Leeks are a good sources of folic acid, iron and potassium. They are low in calories. They also supply magnesium, calcium, copper, vitamin C,B6 and rich in vitamin A.

I'm sharing this simple, very tasty, stir-fry dish with
Full Plate Thursday over at Miz Helen's Country Cottage
Recipe Swap Thursday at Prairie Story

Stir-Fry Chinese Leeks with Chinese Sausages
5-6 medium Chinese leeks
2 Chinese sausages
2 cloves garlic, minced
1 tablespoon oil
salt to taste
2-3 tablespoon water
1/2 teaspoon chicken powder seasoning
1 tablespooon Chinese cooking wine

  1. Remove sausage casing from Chinese sausages and slice at a diagonal into thin slices about 4-5mm thickness.  
  2. Clean the leeks and slice at at diagonal into thin slices about 6-7mm thickness.
  3. Heat oil in wok or suacepan. Over low heat, stir fry Chinese sausages for about 2 minutes and dish out. Keep aside.
  4. In same wok, turn heat to medium-high, saute minced garlic till fragrant and light brown. Add the leeks and stir for about 30 seconds. Add water, chicken powder seasoning and salt to taste. Continue stirring for about 5 minutes till leeks are soft and cooked, adding 1 tablespoon water if it appears too dry.
  5. Add in the pre-fried sausages and stir to combine, for about 30 seconds. 
  6. Add in 1 tablespoon Chinese cooking wine, give a quick stir and dish out. Serve hot. Enjoy!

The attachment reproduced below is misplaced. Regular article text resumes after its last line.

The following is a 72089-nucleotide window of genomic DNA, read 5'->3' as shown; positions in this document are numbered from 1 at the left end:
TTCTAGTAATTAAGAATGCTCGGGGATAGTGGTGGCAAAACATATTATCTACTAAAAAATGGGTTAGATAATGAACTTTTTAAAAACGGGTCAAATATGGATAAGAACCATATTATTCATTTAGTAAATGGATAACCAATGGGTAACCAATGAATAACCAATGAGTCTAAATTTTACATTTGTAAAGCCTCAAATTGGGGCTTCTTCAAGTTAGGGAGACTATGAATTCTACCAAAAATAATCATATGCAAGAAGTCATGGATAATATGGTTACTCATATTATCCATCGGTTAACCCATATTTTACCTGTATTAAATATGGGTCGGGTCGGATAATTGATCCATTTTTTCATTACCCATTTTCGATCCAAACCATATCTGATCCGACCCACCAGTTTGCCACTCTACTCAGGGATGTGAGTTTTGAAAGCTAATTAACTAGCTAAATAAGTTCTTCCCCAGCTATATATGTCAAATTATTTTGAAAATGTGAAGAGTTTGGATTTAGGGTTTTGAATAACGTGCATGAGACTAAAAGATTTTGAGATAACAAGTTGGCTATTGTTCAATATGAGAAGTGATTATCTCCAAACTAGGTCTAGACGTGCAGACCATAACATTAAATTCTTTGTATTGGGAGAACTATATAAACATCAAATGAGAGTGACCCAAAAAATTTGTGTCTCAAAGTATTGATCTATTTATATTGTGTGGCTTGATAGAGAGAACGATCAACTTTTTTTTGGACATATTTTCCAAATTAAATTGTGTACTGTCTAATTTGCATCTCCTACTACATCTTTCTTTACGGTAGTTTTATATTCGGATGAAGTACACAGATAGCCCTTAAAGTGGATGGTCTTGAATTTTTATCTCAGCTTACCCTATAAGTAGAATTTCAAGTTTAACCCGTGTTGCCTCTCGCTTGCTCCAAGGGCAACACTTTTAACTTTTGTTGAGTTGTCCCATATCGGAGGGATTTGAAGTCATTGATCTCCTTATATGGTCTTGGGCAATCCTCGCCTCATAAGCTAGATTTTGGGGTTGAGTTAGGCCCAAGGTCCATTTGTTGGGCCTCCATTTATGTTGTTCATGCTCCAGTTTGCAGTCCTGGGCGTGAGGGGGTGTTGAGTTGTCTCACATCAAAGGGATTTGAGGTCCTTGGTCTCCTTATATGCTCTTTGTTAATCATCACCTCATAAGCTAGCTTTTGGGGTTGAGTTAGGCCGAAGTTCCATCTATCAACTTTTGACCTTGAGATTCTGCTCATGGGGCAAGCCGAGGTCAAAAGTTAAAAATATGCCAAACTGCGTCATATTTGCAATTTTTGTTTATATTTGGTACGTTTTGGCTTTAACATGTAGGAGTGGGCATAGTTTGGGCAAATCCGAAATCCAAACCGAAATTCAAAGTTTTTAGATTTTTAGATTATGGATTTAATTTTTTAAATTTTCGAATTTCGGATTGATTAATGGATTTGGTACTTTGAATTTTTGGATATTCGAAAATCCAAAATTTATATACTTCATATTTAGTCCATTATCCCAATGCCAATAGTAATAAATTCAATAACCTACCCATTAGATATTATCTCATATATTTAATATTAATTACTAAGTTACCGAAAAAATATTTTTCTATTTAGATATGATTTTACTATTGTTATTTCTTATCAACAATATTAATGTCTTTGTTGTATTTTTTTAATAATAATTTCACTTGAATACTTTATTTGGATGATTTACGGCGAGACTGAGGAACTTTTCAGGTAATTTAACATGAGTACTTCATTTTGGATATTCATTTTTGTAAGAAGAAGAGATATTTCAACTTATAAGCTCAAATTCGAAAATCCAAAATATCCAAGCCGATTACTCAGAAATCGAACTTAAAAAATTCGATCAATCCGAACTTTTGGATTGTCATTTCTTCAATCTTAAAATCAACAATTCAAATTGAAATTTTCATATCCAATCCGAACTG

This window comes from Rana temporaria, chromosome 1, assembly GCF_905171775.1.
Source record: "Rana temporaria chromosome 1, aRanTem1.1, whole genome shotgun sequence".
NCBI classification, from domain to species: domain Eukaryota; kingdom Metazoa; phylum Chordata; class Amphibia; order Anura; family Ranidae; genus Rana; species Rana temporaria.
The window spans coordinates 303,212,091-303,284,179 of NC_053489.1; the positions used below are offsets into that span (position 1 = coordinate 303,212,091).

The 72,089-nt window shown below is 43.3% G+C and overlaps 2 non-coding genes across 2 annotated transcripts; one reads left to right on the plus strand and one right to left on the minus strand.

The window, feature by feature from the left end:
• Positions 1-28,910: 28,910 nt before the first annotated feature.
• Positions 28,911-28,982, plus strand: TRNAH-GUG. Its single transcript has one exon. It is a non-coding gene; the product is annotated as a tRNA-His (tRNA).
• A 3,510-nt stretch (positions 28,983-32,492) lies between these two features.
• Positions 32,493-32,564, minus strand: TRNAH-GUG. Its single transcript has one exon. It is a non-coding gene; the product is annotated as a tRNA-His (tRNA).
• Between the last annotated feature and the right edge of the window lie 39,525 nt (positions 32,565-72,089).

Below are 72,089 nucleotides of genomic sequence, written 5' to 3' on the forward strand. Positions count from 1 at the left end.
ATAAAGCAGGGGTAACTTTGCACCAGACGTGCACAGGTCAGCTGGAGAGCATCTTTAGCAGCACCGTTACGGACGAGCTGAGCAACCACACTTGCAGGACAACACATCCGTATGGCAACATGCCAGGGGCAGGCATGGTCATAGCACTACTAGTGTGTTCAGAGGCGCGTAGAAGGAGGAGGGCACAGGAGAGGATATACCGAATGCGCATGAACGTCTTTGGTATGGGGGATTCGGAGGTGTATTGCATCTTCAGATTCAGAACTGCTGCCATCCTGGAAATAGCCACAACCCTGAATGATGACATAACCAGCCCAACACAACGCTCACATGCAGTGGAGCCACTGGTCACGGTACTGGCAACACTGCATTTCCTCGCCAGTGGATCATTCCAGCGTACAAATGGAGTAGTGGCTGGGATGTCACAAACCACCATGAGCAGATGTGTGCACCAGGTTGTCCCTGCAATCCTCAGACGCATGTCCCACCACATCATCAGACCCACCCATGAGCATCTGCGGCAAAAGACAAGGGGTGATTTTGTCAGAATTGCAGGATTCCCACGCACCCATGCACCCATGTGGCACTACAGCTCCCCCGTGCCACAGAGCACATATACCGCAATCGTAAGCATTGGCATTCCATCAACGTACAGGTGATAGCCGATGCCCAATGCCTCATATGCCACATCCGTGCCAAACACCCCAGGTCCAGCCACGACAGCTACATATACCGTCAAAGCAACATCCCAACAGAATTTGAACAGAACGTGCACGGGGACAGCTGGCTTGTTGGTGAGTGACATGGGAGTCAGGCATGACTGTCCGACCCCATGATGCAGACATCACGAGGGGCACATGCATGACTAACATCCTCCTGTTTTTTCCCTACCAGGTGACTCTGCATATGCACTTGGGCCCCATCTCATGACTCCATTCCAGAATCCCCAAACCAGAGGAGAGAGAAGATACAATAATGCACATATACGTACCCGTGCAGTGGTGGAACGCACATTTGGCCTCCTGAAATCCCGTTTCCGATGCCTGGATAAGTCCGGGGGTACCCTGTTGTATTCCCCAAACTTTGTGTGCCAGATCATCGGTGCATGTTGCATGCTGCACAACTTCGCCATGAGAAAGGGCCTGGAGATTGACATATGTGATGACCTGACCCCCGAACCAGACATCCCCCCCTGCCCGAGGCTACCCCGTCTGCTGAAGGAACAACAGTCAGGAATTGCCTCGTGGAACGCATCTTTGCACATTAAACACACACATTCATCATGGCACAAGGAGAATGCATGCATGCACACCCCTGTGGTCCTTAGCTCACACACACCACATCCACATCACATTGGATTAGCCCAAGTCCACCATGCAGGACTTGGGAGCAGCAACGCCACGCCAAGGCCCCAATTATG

Tip : The casing from some Chinese sausages may be difficult to remove. Just place the sausages on a plate, add a little water to cover and leave for about 5 minutes. It will then come off easily.

Monday, February 7, 2011

Whipping Cream Cake

Hi everyone, I'm back from my Chinese New Year celebrations, even though this festival will last for 15 days, it is more or less back to daily routine, with the kids back in school. Thank you, friends, for visiting while I was away. Thank you for all your lovely wishes, I really appreciate them!

This lovely cake was actually made before the holidays, just never got round to post it! There is no butter in this cake. You would never have guessed it, either by looking at it or even after taking a bite! No, definitely no one would have known, except by the person who baked this! No butter and no oil, the secret ingredient here, well, secret no more, is the whipping cream! The hidden fat is in the whipping cream, but seriously, keep that aside and try out this cake.

This cake has a lovely texture, it is moist, tender and delicious! It is so easy and so simple, it will be ready to be baked in just minutes!

Rose recommended to use the whipping cream with a high-butterfat content of 40 per cent. Well, the one I have does not states the percentage of the butterfat, I guess maybe it was less than that. It turned out great, whatever the percentage is! This is a lovely cake to have with a cup of plain black coffee.

Whipped Cream Cake
(adapted from "Rose's Heavenly Cakes" by Rose Levy Beranbaum)